In staggering setback, toxic reaction kills Cellectis’ first CAR-T patient, forcing trial halt
The FDA has forced Cellectis $CLLS to slam the brakes on two clinical trials of its off-the-shelf version of a CAR-T therapy after their first patient was killed by a lethally toxic reaction to treatment.
According to the biotech, which is based in Paris with R&D operations in New York, a 78-year-old patient suffering from blastic plasmacytoid dendritic cell neoplasm (BPDCN) died eight days after receiving the biotech’s first dose of the cell therapy. He experienced a lethal reaction as cytokine release syndrome hit, along with a grade 4 case of capillary leak syndrome. A separate study which also treated one patient is underway for acute myeloid leukemia.
The company’s stock was hammered by the bad news, dropping about 30% in pre-market trading and shedding more than $400 million of its market cap.
Significantly, neither of the first two patients treated with UCART123 experienced graft versus host disease, one of the chief fears involved in an allogeneic therapy that takes donated patient cells then adapts them into a ready-to-use therapy, bypassing a complex step required by the first CAR-Ts.
The FDA approved the first personalized CAR-T from Novartis just days ago, and Kite is expected to get an OK of its own soon. But the move by the FDA to slap a hold on these off-the-shelf therapies raises a host of thorny questions for Cellectis.
Juno $JUNO was also forced to halt a study of its lead CAR-T last year — one of the pioneering autologous versions that extracts patient cells and then adapts them before reinfusing them into patients — after patients died from cerebral edema. Then in an astonishingly short period of just a few days, regulators agreed to let researchers proceed with the pivotal trial after a questionable change-up in the preconditioning regimen used to prepare patients for the cell therapy. Almost immediately after treatment resumed, three more patients died followed by a trial halt and the subsequent decision to scrap a drug Juno and the FDA clearly didn’t completely understand.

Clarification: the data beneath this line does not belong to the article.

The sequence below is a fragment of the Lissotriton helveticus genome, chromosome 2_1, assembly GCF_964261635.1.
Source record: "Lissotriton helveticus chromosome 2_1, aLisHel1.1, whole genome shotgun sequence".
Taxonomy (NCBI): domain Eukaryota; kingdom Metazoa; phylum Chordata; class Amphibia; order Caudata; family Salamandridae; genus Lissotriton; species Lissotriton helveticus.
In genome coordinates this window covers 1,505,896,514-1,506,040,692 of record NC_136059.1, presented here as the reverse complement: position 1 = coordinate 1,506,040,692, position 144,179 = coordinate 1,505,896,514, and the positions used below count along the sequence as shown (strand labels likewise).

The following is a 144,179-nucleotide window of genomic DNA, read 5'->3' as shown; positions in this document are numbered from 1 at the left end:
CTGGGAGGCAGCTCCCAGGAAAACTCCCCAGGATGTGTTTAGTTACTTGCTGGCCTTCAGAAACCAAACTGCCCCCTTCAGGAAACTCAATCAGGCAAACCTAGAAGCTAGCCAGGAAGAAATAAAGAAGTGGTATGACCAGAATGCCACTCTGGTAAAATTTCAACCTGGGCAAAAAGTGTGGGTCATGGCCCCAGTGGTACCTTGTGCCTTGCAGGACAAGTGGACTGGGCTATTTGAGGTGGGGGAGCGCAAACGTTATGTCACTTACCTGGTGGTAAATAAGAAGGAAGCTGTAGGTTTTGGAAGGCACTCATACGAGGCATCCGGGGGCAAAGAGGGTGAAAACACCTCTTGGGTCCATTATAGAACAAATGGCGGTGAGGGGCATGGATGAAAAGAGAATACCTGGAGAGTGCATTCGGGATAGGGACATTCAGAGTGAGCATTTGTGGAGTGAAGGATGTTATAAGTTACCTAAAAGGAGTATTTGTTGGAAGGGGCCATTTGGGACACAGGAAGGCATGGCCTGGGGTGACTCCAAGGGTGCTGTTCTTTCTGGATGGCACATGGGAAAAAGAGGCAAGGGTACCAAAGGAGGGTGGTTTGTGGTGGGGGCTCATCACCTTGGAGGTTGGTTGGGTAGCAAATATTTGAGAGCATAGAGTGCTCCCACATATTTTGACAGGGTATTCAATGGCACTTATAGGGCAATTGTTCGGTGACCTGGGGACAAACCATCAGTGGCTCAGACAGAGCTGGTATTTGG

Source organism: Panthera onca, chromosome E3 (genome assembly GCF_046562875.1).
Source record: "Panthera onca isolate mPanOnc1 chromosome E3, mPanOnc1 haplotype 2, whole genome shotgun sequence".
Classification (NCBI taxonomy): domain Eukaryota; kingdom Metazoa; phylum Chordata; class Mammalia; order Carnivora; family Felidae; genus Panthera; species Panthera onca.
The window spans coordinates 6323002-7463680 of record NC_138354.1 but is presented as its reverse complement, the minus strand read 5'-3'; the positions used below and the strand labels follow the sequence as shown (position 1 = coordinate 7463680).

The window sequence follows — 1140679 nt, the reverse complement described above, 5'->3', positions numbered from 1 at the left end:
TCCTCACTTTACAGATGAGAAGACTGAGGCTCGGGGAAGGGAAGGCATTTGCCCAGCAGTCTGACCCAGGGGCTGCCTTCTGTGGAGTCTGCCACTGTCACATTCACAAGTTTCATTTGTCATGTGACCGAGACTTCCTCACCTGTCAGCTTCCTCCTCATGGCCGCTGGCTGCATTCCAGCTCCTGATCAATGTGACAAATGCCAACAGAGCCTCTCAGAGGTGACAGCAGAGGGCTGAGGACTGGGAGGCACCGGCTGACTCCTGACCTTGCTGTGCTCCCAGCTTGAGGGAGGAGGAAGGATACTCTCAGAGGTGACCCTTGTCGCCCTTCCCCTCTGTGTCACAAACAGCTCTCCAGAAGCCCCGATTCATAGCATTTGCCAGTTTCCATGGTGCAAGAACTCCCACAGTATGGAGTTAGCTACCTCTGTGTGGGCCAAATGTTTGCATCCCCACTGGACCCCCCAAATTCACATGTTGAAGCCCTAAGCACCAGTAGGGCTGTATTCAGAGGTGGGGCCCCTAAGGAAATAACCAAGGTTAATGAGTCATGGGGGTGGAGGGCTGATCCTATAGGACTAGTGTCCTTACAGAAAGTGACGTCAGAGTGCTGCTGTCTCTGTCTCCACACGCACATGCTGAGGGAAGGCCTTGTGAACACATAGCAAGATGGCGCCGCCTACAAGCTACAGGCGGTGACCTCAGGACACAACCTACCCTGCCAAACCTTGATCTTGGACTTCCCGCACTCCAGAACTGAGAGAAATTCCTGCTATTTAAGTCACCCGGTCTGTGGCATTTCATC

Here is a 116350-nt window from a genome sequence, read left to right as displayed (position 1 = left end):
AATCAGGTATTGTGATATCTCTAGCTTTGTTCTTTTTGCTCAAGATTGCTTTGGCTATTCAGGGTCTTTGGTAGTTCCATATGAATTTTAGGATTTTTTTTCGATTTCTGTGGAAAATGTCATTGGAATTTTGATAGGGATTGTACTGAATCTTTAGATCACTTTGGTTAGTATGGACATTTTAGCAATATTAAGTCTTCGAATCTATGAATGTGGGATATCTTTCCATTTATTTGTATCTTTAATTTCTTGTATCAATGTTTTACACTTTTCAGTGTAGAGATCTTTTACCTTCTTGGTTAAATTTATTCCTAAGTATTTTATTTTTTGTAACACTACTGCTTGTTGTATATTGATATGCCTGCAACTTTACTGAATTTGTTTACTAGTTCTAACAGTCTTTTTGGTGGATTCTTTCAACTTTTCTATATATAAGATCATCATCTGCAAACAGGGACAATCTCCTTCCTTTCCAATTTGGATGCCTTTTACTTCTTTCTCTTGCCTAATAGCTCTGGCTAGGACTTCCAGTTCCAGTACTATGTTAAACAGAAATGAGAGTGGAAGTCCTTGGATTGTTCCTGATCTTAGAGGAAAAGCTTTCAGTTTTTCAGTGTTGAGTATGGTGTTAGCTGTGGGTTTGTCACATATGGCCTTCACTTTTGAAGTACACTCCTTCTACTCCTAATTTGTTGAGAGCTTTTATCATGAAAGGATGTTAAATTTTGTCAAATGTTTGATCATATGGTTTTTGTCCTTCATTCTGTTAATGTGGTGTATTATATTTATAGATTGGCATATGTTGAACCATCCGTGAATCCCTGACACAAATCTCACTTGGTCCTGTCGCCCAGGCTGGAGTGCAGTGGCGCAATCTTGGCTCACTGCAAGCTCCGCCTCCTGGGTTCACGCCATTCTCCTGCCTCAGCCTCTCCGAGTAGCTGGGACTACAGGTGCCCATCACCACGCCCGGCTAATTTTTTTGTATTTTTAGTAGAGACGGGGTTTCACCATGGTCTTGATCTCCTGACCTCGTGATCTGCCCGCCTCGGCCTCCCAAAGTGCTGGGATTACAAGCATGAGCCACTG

Will that deadly mistake by regulators force them to be extra sensitive to this quick and early death in the UCART123 studies? Or will regulators be quick to green-light this new therapy back into the study, confident that years of treating CRS — a common reaction among patients receiving CAR-T therapy — can be managed?
Cellectis spelled out the downward spiral experienced by its first patient.
About a week ago, Cellectis reports, the data safety monitoring board suggested lowering the dose — to 6.25×104 UCART123 cells per kilogram — in both studies and capping cyclophosphamide to a total dose of 4g over three days. But the FDA followed up by demanding a halt to the BPDCN study along with the separate study on acute myeloid leukemia, which has also seen one patient treated. That patient experienced a grade 3 case of CRS and a grade 4 case of capillary leak syndrome — both of which resolved within a few days.
Capillary leak syndrome is a condition in which leaky blood vessels can cause a potentially lethal drop in blood pressure.
In the absence of any simple explanation, investors like Biren Amin at Jefferies speculated on causes and defects. His note:
We think there is a chance that CRS events could be mitigated upon lowering the dose of UCART123 beyond the DSMB recommendation and treating CRS symptoms more aggressively, although ultimately we look to more information. These events may be partially due to the UCART123 cells being from a healthy donor but, given the dearth of data, we think CLLS needs to approach through a more holistic approach and utlilizing key research on safety from autologous CAR-T trials over the last 3-4 years. However, we believe the Grd 3 infection (potentially a result of a neutropenic state) and Grd 4 CLS events have the potential to be target specific. For the latter, we note that sAEs involving CLS has been reported for Stemline’s (STML, NC) CD123-directed SL-401 therapeutic. It’s unclear if CLLS also required patients in their studies to have normal ejection fractions and certain pre-specified albumin levels at time of study entry.
Cellectis will get hammered by investors today, particularly as the enthusiasm for all things CAR-T seen in the past few days has swelled everyone’s stock price. Cellectis shares have soared past the $32 mark. The safety issue will challenge CEO André Choulika, a fierce and unabashed proponent of all things Cellectis.
“Cellectis is the first company doing CAR-T,” he told me during an interview at ASCO two years ago. “We are the first gene editing company in the world,” dating back to 1999. “There was no gene editing before us; we are the leaders.”
Today, Cellectis and Choulika will be leading a charge to resolve their biggest challenge to date. It won’t be easy.